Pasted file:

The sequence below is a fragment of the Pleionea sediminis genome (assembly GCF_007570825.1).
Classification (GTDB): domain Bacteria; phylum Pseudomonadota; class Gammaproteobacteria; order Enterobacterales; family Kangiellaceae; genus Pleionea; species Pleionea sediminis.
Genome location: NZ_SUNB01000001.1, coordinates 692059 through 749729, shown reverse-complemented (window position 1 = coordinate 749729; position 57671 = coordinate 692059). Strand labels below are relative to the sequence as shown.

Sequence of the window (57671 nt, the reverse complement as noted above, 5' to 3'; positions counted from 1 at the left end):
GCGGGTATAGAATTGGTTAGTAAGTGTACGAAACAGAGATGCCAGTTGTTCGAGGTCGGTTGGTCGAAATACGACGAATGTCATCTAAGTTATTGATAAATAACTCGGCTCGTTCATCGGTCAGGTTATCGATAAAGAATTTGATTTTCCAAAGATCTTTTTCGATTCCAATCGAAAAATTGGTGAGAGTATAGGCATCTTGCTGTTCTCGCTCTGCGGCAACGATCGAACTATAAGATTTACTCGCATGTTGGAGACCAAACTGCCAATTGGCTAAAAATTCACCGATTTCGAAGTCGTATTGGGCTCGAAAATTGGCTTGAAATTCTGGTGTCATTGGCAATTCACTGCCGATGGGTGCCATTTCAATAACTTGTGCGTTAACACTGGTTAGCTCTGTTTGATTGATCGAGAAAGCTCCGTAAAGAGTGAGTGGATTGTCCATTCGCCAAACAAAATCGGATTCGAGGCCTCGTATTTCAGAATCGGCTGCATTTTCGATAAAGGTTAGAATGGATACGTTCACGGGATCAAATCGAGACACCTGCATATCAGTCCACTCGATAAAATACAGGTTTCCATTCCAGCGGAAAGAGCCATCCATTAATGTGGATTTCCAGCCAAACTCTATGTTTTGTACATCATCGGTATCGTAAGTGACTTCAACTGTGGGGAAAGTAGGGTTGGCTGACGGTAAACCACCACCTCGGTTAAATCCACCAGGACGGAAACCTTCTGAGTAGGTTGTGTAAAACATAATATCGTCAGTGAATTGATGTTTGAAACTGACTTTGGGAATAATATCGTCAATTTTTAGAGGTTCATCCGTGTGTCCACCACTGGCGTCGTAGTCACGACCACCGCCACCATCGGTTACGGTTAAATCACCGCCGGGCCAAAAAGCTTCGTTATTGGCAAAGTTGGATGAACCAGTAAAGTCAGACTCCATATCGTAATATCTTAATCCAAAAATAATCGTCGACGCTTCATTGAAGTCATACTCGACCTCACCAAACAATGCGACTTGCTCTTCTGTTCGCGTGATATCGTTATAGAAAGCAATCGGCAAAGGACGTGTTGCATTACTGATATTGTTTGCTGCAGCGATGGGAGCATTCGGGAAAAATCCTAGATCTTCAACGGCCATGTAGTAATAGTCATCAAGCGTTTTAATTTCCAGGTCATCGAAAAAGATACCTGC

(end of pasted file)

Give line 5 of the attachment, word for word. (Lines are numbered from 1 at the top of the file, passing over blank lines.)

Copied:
GCGGGTATAGAATTGGTTAGTAAGTGTACGAAACAGAGATGCCAGTTGTTCGAGGTCGGTTGGTCGAAATACGACGAATGTCATCTAAGTTATTGATAAATAACTCGGCTCGTTCATCGGTCAGGTTATCGATAAAGAATTTGATTTTCCAAAGATCTTTTTCGATTCCAATCGAAAAATTGGTGAGAGTATAGGCATCTTGCTGTTCTCGCTCTGCGGCAACGATCGAACTATAAGATTTACTCGCATGTTGGAGACCAAACTGCCAATTGGCTAAAAATTCACCGATTTCGAAGTCGTATTGGGCTCGAAAATTGGCTTGAAATTCTGGTGTCATTGGCAATTCACTGCCGATGGGTGCCATTTCAATAACTTGTGCGTTAACACTGGTTAGCTCTGTTTGATTGATCGAGAAAGCTCCGTAAAGAGTGAGTGGATTGTCCATTCGCCAAACAAAATCGGATTCGAGGCCTCGTATTTCAGAATCGGCTGCATTTTCGATAAAGGTTAGAATGGATACGTTCACGGGATCAAATCGAGACACCTGCATATCAGTCCACTCGATAAAATACAGGTTTCCATTCCAGCGGAAAGAGCCATCCATTAATGTGGATTTCCAGCCAAACTCTATGTTTTGTACATCATCGGTATCGTAAGTGACTTCAACTGTGGGGAAAGTAGGGTTGGCTGACGGTAAACCACCACCTCGGTTAAATCCACCAGGACGGAAACCTTCTGAGTAGGTTGTGTAAAACATAATATCGTCAGTGAATTGATGTTTGAAACTGACTTTGGGAATAATATCGTCAATTTTTAGAGGTTCATCCGTGTGTCCACCACTGGCGTCGTAGTCACGACCACCGCCACCATCGGTTACGGTTAAATCACCGCCGGGCCAAAAAGCTTCGTTATTGGCAAAGTTGGATGAACCAGTAAAGTCAGACTCCATATCGTAATATCTTAATCCAAAAATAATCGTCGACGCTTCATTGAAGTCATACTCGACCTCACCAAACAATGCGACTTGCTCTTCTGTTCGCGTGATATCGTTATAGAAAGCAATCGGCAAAGGACGTGTTGCATTACTGATATTGTTTGCTGCAGCGATGGGAGCATTCGGGAAAAATCCTAGATCTTCAACGGCCATGTAGTAATAGTCATCAAGCGTTTTAATTTCCAGGTCATCGAAAAAGATACCTGC